The DST-NRF Centre of Excellence in Tree Health Biotechnology celebrates 15 years of tree health research 2019-05-18
The DST-NRF Centre of Excellence in Tree Health Biotechnology (CTHB) hosted its 15th annual meeting at the University of Pretoria’s Future Africa campus on 13 May, setting the scene for three days dedicated to discussions on tree health matters. Presentations on the day highlighted CTHB-funded research, primarily on indigenous tree health, done by postdoctoral fellows and students from various institutions linked to the Centre of Excellence.
FABI Director, Prof. Bernard Slippers opened the day’s proceedings describing his vision for the future of the CTHB in years to come. According to the current proposal the CTHB will expand its focus from 2020 onwards to agricultural crops of social and economic importance to the African continent, building on the foundation it has laid over the years. CTHB Director Prof. Emma Steenkamp welcomed guests, which included members of the CTHB’s Board and Steering Committee.
Keynote speaker, Prof. Diana Six of the University of Montana in the US, kicked off the presentations with “The ecological stoichiometry of mutualism and antagonism in bark beetle-fungi symbiosis”, focusing on the ecosystem of Dendroctonus brevicomis (the Western pine beetle) and its fungal symbiont.
Two presenters shared insights on Teratosphaeria pathogens of Eucalyptus species. Postdoctoral fellow Dr Janneke Aylward discussed her study on the genomes of five Teratosphaeria species in her presentation “Unravelling the biology of Teratosphaeria leaf and stem pathogens with genome data”. PhD student Minette Havenga discussed preliminary results from her study of Teratosphaeria destructans populations from Southeast Asia and South Africa (SA) in her talk “Teratosphaeria destructans: genomes, mating types and global populations. What do we know thus far?” Her results suggest that there had been limited introductions of T. destructans in SA and that at present, sexual reproduction cannot occur within this population. This might change if another mating type of the fungus is introduced into the country.
Nombuso Ngubane, a CTHB PhD student, based at the University of Stellenbosch, discussed the role that geography, host identity, host phylogeny and habitat type play in shaping fungal communities on Olive species in her talk “Endophyte communities within Olive species in the Core Cape Subregion”.
In her presentation, MSc student at the University of Venda, Cindy Ramokgano, shared results from her study – the first to report Botryosphaeriaceae on symptomatic and asymptomatic branches of native birdplum (Berchermia discolour) trees in Limpopo. Cindy found greater diversity of Botryosphaeriaceae on asymptomatic branches, with Dothiorella species the most dominant fungal species in both symptomatic and asymptomatic branches. She also identified four novel species in Dothiorella, Oblongocollomyces and Alanphillipsia.
FABI PhD student, Joey Hulbert, shared insights on Phytophthora multivora, a pathogen widely distributed in South Africa, including the Cape floristic region with its unique fynbos. He said the pathogen was “found more frequently than Phytophthora cinnamomi” and questioned whether it had contributed to the diversity of the plants in the region. Joey found that there was more genetic diversity of the pathogen in South Africa, which could point to the country as its centre of origin. He also found other Phytophthora species that were closely related to P. multivora, which hint at a common ancestor.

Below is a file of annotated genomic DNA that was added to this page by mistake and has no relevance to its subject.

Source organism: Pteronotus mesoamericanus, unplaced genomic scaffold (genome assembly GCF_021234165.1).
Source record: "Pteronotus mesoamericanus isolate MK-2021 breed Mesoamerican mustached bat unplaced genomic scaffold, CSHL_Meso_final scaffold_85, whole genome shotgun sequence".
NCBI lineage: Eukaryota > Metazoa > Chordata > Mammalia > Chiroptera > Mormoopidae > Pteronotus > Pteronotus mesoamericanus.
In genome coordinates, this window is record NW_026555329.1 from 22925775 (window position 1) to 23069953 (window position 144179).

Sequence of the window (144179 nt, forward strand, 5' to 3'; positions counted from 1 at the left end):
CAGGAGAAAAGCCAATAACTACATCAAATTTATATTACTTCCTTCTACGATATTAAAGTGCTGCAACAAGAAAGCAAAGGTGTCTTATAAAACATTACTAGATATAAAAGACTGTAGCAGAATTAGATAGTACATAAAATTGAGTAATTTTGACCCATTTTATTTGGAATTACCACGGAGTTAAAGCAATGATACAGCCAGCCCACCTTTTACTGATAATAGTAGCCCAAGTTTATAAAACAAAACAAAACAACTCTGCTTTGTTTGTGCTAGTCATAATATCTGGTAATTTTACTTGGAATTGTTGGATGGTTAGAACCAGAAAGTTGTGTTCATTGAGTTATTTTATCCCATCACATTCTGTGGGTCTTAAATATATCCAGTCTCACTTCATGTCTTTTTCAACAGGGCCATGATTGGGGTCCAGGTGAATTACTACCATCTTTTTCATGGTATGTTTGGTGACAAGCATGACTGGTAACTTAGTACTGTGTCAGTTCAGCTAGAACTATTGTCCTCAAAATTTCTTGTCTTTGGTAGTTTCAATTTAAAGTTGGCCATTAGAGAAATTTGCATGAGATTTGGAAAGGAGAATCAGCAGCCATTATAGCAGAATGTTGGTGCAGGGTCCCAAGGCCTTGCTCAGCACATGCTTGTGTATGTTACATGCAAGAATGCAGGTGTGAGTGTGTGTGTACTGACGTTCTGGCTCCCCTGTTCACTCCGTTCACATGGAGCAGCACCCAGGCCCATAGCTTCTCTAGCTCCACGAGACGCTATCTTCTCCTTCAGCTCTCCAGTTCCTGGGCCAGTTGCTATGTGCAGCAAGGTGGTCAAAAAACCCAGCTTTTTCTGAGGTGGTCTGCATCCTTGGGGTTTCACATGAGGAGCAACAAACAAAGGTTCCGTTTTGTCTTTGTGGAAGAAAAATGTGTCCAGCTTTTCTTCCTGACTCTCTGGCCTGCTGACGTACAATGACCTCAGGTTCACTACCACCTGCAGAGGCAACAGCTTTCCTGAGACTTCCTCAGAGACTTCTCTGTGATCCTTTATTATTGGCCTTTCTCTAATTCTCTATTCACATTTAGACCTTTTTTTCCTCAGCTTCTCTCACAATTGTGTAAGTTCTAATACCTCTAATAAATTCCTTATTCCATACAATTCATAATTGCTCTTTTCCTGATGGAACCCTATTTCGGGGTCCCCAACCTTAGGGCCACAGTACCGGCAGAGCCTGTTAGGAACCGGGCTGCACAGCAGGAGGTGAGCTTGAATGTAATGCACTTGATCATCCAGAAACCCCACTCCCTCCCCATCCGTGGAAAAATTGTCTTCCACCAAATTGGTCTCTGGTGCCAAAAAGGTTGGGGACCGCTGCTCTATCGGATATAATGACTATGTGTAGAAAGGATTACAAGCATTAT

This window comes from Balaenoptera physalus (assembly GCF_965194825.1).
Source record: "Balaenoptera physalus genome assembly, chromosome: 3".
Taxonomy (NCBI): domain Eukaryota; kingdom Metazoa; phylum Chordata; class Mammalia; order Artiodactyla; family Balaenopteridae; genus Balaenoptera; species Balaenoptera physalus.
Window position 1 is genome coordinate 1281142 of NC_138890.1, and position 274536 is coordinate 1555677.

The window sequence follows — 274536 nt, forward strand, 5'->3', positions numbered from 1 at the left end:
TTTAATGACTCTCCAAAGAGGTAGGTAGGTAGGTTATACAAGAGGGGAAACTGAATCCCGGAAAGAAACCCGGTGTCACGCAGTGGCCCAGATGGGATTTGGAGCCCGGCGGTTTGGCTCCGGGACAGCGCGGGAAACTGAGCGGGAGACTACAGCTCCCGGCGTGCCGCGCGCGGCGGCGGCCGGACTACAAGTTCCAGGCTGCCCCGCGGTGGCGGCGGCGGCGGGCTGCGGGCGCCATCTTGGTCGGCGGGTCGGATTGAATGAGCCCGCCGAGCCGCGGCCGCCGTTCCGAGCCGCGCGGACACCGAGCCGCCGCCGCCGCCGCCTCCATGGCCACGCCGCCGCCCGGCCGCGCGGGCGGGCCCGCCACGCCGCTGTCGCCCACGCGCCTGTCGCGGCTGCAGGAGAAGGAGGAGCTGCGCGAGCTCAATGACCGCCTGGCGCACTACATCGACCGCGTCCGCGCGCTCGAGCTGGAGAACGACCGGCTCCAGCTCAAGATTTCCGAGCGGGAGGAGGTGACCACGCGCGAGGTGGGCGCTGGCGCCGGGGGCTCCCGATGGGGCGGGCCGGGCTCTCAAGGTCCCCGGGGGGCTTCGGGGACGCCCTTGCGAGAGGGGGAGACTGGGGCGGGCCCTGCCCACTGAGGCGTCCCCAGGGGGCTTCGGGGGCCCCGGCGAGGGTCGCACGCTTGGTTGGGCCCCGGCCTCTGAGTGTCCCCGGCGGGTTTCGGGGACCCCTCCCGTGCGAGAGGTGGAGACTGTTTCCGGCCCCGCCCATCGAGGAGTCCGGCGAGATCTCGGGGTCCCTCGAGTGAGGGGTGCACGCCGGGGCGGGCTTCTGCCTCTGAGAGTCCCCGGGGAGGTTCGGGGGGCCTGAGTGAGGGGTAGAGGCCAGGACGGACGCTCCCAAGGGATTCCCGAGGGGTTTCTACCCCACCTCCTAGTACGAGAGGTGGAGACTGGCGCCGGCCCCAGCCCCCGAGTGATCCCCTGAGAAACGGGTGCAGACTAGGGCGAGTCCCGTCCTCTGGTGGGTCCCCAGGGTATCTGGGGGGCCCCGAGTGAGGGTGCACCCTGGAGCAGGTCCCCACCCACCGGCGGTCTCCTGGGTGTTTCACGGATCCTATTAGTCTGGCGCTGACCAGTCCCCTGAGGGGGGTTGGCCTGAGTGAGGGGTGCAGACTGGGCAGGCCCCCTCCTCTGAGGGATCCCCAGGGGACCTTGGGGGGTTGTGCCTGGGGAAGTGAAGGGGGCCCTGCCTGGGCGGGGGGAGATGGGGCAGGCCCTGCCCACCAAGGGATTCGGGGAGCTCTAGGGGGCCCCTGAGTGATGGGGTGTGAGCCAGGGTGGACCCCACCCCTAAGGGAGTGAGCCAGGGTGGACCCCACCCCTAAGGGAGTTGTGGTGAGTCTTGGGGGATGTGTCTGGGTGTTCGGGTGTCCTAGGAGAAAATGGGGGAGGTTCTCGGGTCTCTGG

Modjadji Makwelaan MSc student at FABI isolated a potentially new Ceratobasidium species from the roots of an endangered indigenous orchid species, Habenaria barbetonii. She discussed this and mycorrhizal fungi associated with the species in her presentation “Fungal diversity associated with roots of the South African orchid, Habenaria barbetonii”. The role of this Ceratobasidium species in stimulating seed germination and promoting plant growth was however still unclear, Modjadji said.
A PhD student at FABI Chrizelle Beukes described SA as “an interesting place” to study nitrogen-fixing rhizobia and a centre of Bradyrhizobium diversity, in her presentation “The unique rhizobia of South Africa as exemplified by the description of Bradyrhizobium leobordeae sp. nov.” She described Bradyrhizobium leobardeae sp. nov. associated with Leobordea polycephala,
MSc student at the University of Venda, Polly Thaphathi, identified species in the Botryosphaeriaceae as potential causal agents of branch dieback on Ziziphus mucronata in three sites in the Limpopo province. His talk was titled “Diversity of fungi associated with branch dieback of Ziziphus mucronata in Limpopo Province”. Other fungal families he isolated included Diaporthaceae, Valsaceae, Nectriaceae, Pleosporaceae and Didymellaceae.
Stellenbosch PhD student, Darryn Whisgary, presented “Rhizosphere-plant-microbe interactions during P deficiency in the tree legume Virgilia”. He described how during Phosphorus-deficiency, Burkholderia bacteria store nitrogen as amino acids and ureides. This may be a strategy for these organisms to survive in phosphorus-deficient soils in the Western Cape, he said.
MSc student Ashleigh Smith closed the session with a discussion on the features of four insect species in Southern Africa – Thaumatotibia leucotreta, Ectomyelois ceratoniae, Cryptophlebia peltastica and Thaumatotibia batrachopa – associated with macadamia nut damage.